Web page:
The Continuum of Care for Zika

Alison Lucas

Knowledge Management and Communications Specialist, USAID ASSIST Project/URC

Jorge Hermida

Senior QI Advisor, MNCH, and Latin America Regional Director, USAID ASSIST Project/URC

In 2016, scientists confirmed the link between Zika infection during pregnancy and severe birth complications, most notably microcephaly.  Thankfully, cases of Zika infection in Latin America and the Caribbean dropped dramatically in 2017; however, Zika is unlikely to ever disappear completely from the region.

A key challenge is the provision of high-quality, patient-centered care and support – medical, psycho-emotional, and social – for children and families affected by Zika, a challenge that continues to evolve as the first generation of Zika-affected babies begins to age.


A family from the municipality of Palín in Escuintla, Guatemala whose daughter Dulce was born with congenital Zika syndrome with microcephaly. Credit: Amalia Lima, Director of Health Center in Palín.


As a first step to providing care, health systems must be able to identify children with the symptoms of microcephaly, a potential birth defect associated with Zika infection during pregnancy, or any other detectable abnormality associated with the virus. The USAID ASSIST Project found that fewer than 30 percent of newborns were being properly evaluated for microcephaly in a baseline assessment conducted in the Dominican Republic, El Salvador, Guatemala, and Honduras in January through March 2017.

To complicate matters, new research shows that some babies exposed to Zika in utero can appear healthy at birth and then develop problems and developmental issues as they age. Comprehensive medical and developmental follow-up is essential for all infants with prenatal exposure to Zika virus.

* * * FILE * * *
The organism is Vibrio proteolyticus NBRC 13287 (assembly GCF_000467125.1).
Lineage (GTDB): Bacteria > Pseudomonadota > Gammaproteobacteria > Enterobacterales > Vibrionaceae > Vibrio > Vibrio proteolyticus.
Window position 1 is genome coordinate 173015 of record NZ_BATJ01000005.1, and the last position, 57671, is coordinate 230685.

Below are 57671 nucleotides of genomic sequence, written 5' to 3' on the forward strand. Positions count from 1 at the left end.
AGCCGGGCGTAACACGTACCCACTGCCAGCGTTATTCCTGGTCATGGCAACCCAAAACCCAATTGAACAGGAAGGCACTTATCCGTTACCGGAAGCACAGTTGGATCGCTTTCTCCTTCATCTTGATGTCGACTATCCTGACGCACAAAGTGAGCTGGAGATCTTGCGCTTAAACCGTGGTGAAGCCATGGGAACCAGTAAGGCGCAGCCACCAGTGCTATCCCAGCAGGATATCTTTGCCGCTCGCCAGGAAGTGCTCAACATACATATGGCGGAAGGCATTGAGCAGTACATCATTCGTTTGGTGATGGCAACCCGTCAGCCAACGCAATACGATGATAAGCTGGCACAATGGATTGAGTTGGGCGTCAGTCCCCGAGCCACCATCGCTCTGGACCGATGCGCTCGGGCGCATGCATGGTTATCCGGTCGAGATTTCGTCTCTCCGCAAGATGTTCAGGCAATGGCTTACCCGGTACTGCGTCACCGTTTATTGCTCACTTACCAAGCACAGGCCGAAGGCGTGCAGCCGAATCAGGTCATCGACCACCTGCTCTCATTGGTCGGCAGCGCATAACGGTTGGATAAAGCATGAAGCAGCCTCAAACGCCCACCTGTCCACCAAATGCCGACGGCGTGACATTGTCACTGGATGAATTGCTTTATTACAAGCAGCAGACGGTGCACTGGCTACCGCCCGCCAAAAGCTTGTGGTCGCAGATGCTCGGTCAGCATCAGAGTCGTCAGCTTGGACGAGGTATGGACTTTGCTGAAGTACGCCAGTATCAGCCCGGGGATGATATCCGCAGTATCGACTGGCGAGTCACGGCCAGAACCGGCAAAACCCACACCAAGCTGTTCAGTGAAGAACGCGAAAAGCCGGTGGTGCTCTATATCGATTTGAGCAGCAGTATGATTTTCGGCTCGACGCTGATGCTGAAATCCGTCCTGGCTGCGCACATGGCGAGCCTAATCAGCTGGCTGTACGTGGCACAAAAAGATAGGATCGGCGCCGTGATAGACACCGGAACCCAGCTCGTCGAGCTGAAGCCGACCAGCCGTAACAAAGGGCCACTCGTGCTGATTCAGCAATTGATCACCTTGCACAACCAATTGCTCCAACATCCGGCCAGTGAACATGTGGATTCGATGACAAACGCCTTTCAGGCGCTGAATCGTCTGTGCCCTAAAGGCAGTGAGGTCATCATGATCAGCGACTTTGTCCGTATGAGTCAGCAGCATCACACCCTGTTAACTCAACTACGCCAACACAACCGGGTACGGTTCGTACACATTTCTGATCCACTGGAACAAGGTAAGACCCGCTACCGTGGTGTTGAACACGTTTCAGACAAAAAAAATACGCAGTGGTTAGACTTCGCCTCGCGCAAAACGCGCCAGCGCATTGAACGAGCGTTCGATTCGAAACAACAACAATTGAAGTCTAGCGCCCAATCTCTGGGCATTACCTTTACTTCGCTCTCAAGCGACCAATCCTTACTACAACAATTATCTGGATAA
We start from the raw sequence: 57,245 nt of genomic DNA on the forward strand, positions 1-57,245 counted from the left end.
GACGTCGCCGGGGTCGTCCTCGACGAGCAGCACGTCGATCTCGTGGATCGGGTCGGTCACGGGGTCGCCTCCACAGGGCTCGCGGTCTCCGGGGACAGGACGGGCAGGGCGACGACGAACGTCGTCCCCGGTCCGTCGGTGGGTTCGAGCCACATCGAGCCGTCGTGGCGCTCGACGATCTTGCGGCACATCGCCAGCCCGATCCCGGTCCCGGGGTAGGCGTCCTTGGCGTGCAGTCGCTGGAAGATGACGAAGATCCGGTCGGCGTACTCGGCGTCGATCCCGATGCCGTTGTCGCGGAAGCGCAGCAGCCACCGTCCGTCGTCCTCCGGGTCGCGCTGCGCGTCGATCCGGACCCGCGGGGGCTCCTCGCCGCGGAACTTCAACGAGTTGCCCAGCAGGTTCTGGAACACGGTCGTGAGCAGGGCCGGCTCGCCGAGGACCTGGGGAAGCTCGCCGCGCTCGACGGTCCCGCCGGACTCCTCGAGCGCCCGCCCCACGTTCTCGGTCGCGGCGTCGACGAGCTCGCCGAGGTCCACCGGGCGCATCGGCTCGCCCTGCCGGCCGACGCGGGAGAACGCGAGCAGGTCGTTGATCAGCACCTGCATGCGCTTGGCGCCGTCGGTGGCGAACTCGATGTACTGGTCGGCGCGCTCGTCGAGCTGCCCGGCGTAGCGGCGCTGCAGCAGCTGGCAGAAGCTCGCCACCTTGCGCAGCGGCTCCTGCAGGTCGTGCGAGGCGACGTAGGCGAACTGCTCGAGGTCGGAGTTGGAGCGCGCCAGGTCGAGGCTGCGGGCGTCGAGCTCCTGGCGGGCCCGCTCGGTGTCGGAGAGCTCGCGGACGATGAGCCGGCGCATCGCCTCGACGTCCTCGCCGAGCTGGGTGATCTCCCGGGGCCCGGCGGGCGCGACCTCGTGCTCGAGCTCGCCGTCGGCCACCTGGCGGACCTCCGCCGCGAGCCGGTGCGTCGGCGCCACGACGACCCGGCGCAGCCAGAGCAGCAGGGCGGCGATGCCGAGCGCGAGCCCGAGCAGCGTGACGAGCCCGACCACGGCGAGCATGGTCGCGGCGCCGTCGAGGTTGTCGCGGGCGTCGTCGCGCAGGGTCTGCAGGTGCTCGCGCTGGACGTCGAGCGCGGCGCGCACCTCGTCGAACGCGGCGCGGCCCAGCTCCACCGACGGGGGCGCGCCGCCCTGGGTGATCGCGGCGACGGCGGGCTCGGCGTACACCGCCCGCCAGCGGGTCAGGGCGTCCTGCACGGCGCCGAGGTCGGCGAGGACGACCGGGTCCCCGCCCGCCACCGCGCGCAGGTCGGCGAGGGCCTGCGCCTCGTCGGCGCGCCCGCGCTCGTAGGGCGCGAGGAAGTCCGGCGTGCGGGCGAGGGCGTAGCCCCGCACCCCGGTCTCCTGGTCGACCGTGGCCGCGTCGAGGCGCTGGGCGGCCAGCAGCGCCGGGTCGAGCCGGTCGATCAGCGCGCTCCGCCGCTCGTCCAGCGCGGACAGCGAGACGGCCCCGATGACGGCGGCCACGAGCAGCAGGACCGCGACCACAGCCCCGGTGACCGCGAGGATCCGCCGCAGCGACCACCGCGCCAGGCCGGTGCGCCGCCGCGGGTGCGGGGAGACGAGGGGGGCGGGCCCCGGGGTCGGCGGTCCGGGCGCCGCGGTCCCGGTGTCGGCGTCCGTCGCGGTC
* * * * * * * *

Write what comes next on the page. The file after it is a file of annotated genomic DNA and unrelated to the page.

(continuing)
Health systems also must remain focused on continued prevention efforts. ASSIST’s baseline data from the four countries show that fewer than one in ten women are aware that Zika can be sexually transmitted.  Health providers have admitted that discussing and recommending condom use is a challenging conversation to have with pregnant women.

ASSIST is working with targeted facilities in the Dominican Republic, El Salvador, Guatemala, Honduras, Nicaragua, and Paraguay to help health practitioners learn to identify gaps in meeting standards of care and make changes to improve:

  • Zika-related services in antenatal care including prevention;
  • Newborn screening for congenital Zika syndrome and initial care; and
  • Care and support for affected infants, including psycho-emotional support for mothers and families.

ASSIST-supported clinic-level quality improvement teams continue to strengthen the delivery of Zika services. One intervention showing success is the use of mentoring local clinicians through video communication technology, a method shown to be effective by the University of New Mexico’s Project ECHO (Extension for Community Healthcare Outcomes). The mentoring through video allows clinicians to access the knowledge and support they need to manage patients with complex conditions.

ASSIST will continue to support and expand health system capacities to prevent and manage complications of Zika virus and work to mitigate the devastating medical and psycho-emotional consequences of the outbreak.


Learn more about ASSIST's work in Zika.

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